Eco-Briefs: Earth Day on BeltLine, big recycling event and more

Earth Day on the Atlanta BeltLine (Photo courtesy of Atlanta BeltLine)
Earth Day on the Atlanta BeltLine (Photo courtesy of Atlanta BeltLine)

Earth Day on the Atlanta BeltLine is this Saturday, April 18. Atlanta BeltLine, Inc., the Atlanta BeltLine Partnership, Park Pride, Trees Atlanta, the Atlanta Community Tool Bank, and neighborhood partners have put together two projects for volunteers to choose from:removing bamboo from on the Eastside Trail Northern Extension or mulching on the Eastside Trail in the Old Fourth Ward. To see more upcoming Earth Day activities around Atlanta, check out our guide at this link.

Atlanta City Councilmember Carla Smith is bringing ecodepot, Atlanta’s largest recycling event, to the grand opening of the Center for Hard to Recycle Material (CHaRM) from 9 a.m. until 3 p.m. on Saturday, April 18. The one-day event allows city residents divert thousands of pounds of household hazardous waste, and other hard to recycle items from area landfills by allowing experts to dispose of the items in a more environmentally-friendly way. Items that will be accepted Saturday include electronics, paint (oil/latex-based), pesticides, expired medications, batteries, tires, chemicals/pesticides, expired medications, fats/cooking oil/grease, Fluorescent bulbs (including CFL’s) , mattresses, plastic bags/wrap, Styrofoam and paper for shredding. Recycling some of the items requires paying a fee, including a $10 fee for mattresses, $10 fee for televisions and a $5 fee for toilets. For a full list of items that will be accepted visit http://livethrive.org/charm. The center will also take shoes, books, musical instruments, sports equipment, bikes and other items to give to local nonprofits for reuse.

The new Atlanta Botanical Garden, Gainesville has set its opening day for May 2. As an extension of the original garden in Midtown, the $21 million initial phase, developed on 168 acres donated in 2002 by Gainesville philanthropists Charles and Lessie Smithgall, will include a contemporary visitor center, 2,000-seat amphitheater, a train garden, and five acres of display gardens featuring nationally recognized plant collections. Future plans call for an interactive children’s garden, a native plant conservation nursery, and a student training and education center. “The opening of this garden marks a dream come true for so many – from our donors and supporters to our staff and the Smithgall family,” said Garden President & CEO Mary Pat Matheson. For more information, visit atlantabg.org/visit/Gainesville.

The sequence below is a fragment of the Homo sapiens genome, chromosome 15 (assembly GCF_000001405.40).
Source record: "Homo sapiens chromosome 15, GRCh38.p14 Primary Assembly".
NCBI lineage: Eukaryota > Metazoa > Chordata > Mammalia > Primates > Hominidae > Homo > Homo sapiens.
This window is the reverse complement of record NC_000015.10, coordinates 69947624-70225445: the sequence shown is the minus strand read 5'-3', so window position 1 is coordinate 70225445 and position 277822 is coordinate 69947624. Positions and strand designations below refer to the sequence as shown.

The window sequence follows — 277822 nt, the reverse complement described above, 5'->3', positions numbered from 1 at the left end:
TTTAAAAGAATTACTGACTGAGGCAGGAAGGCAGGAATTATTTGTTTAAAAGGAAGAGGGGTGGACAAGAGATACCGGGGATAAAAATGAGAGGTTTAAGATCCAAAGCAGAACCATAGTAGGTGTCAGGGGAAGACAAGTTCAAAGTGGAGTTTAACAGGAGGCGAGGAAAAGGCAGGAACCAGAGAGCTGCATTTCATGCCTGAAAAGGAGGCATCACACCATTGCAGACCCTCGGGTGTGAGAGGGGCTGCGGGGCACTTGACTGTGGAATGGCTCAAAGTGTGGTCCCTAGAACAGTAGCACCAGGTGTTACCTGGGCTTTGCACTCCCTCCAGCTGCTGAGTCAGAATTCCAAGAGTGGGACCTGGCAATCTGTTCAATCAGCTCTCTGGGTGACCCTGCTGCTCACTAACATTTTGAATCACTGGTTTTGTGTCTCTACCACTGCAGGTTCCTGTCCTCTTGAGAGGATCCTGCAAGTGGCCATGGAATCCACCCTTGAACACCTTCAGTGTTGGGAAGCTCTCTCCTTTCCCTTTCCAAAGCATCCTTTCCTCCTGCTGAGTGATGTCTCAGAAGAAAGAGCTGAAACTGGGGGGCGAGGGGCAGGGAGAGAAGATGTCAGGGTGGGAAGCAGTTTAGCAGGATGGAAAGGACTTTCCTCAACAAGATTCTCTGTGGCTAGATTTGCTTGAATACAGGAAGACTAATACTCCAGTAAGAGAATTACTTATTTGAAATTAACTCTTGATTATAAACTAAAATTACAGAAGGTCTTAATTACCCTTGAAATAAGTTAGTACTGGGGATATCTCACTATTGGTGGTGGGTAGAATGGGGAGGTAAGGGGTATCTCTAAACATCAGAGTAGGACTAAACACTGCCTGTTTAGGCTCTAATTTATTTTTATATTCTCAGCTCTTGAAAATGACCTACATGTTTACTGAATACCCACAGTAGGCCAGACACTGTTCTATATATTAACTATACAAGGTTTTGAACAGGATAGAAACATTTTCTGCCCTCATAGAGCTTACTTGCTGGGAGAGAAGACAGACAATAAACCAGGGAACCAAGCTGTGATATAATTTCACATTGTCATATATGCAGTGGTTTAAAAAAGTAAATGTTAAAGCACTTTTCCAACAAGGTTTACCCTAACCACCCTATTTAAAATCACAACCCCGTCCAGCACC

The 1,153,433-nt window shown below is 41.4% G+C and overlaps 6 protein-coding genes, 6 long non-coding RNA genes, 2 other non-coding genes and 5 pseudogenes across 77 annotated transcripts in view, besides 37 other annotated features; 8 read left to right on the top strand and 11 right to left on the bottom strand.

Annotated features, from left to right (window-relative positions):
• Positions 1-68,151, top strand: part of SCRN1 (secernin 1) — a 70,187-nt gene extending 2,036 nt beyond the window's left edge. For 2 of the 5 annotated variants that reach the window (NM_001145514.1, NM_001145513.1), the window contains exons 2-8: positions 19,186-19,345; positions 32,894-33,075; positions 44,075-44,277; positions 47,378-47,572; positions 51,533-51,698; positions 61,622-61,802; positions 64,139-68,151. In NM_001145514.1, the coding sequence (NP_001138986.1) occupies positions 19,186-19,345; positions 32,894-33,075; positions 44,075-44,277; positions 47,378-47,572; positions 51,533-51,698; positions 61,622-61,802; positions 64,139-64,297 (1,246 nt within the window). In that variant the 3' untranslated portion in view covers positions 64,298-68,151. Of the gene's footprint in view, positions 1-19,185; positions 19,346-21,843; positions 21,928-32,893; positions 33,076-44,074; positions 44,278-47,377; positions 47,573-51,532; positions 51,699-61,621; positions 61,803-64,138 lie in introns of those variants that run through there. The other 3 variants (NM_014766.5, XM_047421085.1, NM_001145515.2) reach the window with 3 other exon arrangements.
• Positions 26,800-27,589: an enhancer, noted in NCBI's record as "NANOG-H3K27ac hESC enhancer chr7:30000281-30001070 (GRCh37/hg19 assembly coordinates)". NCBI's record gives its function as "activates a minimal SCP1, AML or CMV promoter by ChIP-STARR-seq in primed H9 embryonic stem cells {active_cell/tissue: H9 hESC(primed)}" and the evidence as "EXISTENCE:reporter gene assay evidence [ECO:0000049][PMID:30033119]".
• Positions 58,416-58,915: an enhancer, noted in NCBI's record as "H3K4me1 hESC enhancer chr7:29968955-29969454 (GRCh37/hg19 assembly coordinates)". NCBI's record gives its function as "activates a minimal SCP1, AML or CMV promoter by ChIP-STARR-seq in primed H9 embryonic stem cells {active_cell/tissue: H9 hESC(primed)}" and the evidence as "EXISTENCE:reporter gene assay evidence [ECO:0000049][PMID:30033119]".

Imagine It! The Children’s Museum of Atlanta is hosting the Super Kids Save the World exhibit through May 3. Based on the British children’s book, George Saves the World by Lunchtime written by Jo Readman and illustrated by Ley Honor Roberts, the book was developed by the Eden Project, an educational charity located in England, which is dedicated to showing the importance of taking care of our world. George Saves the World by Lunchtime features an ordinary family, who in the course of their day save the world simply by making responsible choices. George, Flora and Grandpa demonstrate that by taking simple steps, families can become eco-friendly superheroes in their own communities. For more information, visit childrensmuseumatlanta.org.

The James M. Cox Foundation announced a $250,000 grant to Georgia Organics in support of the organization’s Farm to School (F2S) program. F2S is a nationwide movement that connects schools and local farms to serve healthy meals in school cafeterias, improve student nutrition and promote farm or gardening educational opportunities. Georgia Organics founded the state’s first F2S program in 2007 and has since implemented the program in 30 school districts. The organization currently has a three-year fundraising campaign that will deepen the existing F2S programs with an anticipated impact on 900,000 students statewide. The F2S program increases children’s exposure to fresh fruits and vegetables, as well as provides positive economic benefits. According to the Georgia Department of Economic Development, agribusiness is the state’s leading industry and contributes $71.1 billion to Georgia’s economy. However, much of what Georgia grows is sent out of state. The F2S program allows farmers to sell closer to home and introduce children to Georgia’s rich agricultural heritage.

The Atlanta Memorial Park Conservancy (AMPC) has received a $50,000 Legacy Grant from Park Pride, which will be matched with $50,000 of community raised funds, to officially kick off AMPC’s restoration efforts within the passive greenspace of Atlanta Memorial Park, commonly known as Memorial Park. The first project is a public/private partnership with the City of Atlanta’s Office of Park Design for park-way finding and signage. The second project is a Feasibility Study to explore sidewalks and trails within Memorial Park’s boundaries.

“Light the Night” is the theme of this year’s Rockin’ at the River Gala to benefit the Chattahoochee Nature Center. The event will be held May 9 at 7:30 pm with a gourmet dinner and live auction in Kingfisher Hall. Dessert and dance music performed by the Stephen Lee Band wrap up the evening at the Ben Brady Lakeside Pavilion, after guests have finished bidding on the silent auction in the Discovery Center.  Individual Patron Tickets are $250 and general tickets are $125 per person. Visit chattnaturecenter.org for more information.

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